This paper revisits the deep connections between genealogy, gender and the popular epic in Ariosto's Orlando furioso, questioning assumptions about fixed categories such as epic and chivalric poem, medieval and early modern. Starting from the peculiar entrelacement of canto 34, it traces the different forms and functions of textual, fictional and historical genealogy Ariosto at the same time employs and undermines. In the year that marks the 500th anniversary of the first publication of the Furioso, the reflection on genealogy leads to a series of considerations on the state of Ariosto criticism today.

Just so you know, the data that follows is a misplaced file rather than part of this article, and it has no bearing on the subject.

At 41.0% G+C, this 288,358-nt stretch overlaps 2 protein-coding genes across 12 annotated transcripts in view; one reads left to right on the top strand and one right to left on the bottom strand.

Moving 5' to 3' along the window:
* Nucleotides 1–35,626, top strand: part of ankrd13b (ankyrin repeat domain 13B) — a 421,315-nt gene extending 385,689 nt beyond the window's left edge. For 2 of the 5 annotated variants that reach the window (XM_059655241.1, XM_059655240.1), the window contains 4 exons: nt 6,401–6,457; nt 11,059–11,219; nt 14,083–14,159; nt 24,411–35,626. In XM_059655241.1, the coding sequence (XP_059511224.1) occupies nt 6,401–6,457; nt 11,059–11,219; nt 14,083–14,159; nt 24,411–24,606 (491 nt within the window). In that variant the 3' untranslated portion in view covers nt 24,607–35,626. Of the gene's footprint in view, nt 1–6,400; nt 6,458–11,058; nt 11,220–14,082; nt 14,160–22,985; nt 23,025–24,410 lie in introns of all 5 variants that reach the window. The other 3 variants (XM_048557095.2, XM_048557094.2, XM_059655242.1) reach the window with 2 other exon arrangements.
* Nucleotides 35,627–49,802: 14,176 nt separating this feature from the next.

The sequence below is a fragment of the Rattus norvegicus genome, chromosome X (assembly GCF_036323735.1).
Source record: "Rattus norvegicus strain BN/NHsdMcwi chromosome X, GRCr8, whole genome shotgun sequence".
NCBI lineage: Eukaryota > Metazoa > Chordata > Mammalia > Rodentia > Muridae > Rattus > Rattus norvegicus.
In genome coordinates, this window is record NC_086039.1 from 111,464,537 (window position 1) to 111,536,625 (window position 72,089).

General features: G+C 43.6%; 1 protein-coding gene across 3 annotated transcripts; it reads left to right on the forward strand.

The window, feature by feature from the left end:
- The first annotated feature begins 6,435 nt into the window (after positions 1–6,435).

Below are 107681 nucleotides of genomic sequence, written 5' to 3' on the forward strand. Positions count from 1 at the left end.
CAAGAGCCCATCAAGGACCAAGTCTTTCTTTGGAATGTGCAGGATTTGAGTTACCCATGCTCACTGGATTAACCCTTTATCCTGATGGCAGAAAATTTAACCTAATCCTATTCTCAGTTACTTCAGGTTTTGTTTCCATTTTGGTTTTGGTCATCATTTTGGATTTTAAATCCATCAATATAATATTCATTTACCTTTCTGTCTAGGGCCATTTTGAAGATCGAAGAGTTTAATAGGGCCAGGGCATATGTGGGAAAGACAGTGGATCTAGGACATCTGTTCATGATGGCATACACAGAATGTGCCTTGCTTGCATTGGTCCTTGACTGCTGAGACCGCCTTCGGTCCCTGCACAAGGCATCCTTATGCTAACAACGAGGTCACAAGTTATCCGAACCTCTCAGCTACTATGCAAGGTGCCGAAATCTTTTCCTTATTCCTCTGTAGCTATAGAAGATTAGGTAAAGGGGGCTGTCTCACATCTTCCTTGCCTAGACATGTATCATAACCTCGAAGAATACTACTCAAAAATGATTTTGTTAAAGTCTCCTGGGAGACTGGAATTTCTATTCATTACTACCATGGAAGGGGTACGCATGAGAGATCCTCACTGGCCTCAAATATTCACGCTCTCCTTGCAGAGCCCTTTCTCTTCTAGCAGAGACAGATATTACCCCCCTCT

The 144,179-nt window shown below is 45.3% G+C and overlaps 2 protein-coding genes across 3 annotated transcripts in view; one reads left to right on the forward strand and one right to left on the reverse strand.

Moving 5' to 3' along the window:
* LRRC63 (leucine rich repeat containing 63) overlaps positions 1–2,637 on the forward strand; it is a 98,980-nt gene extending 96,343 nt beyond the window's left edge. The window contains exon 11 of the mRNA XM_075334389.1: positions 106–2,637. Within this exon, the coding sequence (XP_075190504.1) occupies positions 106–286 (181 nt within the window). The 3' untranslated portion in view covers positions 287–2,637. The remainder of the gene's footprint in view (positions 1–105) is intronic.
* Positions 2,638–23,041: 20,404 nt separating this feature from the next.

Bio: ELEONORA STOPPINO specializes in the literature and culture of the Middle Ages and Early Modern period, with concentrations on epic and romance, Early Modern travel narratives, Medieval and Renaissance conduct texts, gender studies, and animal studies. She works comparatively across different geographic areas of the Mediterranean, including Italy, Provence, France, Spain, and Catalonia. I have published articles on Boccaccio, Dante, Ariosto, Tasso, the Italian epic tradition, and medieval conduct literature. Her book, Genealogies of Fiction: Women Warriors and the Dynastic Imagination in the Orlando furioso, appeared in 2011 with Fordham University Press, and it is a study of the intersections of epic, gender, and genealogy in Ludovico Ariosto. She is currently working on a book on animals, education and contagion in medieval and early modern literature.